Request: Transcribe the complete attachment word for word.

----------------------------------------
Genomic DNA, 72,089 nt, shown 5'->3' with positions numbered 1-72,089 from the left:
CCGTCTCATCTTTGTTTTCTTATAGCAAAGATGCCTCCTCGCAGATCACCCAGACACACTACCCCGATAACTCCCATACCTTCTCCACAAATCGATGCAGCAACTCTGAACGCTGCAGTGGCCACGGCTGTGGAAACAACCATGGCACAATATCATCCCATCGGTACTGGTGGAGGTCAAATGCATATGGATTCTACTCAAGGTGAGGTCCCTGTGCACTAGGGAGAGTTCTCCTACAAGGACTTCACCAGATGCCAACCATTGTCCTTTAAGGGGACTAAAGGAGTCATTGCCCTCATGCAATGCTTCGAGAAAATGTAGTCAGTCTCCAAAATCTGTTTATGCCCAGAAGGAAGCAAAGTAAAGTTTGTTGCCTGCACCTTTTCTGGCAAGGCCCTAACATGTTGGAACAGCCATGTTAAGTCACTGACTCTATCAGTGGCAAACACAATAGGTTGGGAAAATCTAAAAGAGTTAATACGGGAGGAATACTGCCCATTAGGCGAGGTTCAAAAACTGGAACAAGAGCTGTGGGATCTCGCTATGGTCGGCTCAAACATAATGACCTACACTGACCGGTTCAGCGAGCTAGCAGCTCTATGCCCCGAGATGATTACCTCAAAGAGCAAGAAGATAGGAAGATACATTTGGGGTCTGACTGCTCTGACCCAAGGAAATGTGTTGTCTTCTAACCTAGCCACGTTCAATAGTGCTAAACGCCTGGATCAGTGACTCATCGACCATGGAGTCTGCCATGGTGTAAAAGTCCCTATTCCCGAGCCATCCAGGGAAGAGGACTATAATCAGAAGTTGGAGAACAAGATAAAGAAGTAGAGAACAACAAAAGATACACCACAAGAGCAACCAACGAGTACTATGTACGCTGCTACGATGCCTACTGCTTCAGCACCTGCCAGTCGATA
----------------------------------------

Genomic DNA, 72,089 nt, shown 5'->3' with positions numbered 1-72,089 from the left:
CCGTCTCATCTTTGTTTTCTTATAGCAAAGATGCCTCCTCGCAGATCACCCAGACACACTACCCCGATAACTCCCATACCTTCTCCACAAATCGATGCAGCAACTCTGAACGCTGCAGTGGCCACGGCTGTGGAAACAACCATGGCACAATATCATCCCATCGGTACTGGTGGAGGTCAAATGCATATGGATTCTACTCAAGGTGAGGTCCCTGTGCACTAGGGAGAGTTCTCCTACAAGGACTTCACCAGATGCCAACCATTGTCCTTTAAGGGGACTAAAGGAGTCATTGCCCTCATGCAATGCTTCGAGAAAATGTAGTCAGTCTCCAAAATCTGTTTATGCCCAGAAGGAAGCAAAGTAAAGTTTGTTGCCTGCACCTTTTCTGGCAAGGCCCTAACATGTTGGAACAGCCATGTTAAGTCACTGACTCTATCAGTGGCAAACACAATAGGTTGGGAAAATCTAAAAGAGTTAATACGGGAGGAATACTGCCCATTAGGCGAGGTTCAAAAACTGGAACAAGAGCTGTGGGATCTCGCTATGGTCGGCTCAAACATAATGACCTACACTGACCGGTTCAGCGAGCTAGCAGCTCTATGCCCCGAGATGATTACCTCAAAGAGCAAGAAGATAGGAAGATACATTTGGGGTCTGACTGCTCTGACCCAAGGAAATGTGTTGTCTTCTAACCTAGCCACGTTCAATAGTGCTAAACGCCTGGATCAGTGACTCATCGACCATGGAGTCTGCCATGGTGTAAAAGTCCCTATTCCCGAGCCATCCAGGGAAGAGGACTATAATCAGAAGTTGGAGAACAAGATAAAGAAGTAGAGAACAACAAAAGATACACCACAAGAGCAACCAACGAGTACTATGTACGCTGCTACGATGCCTACTGCTTCAGCACCTGCCAGTCGATA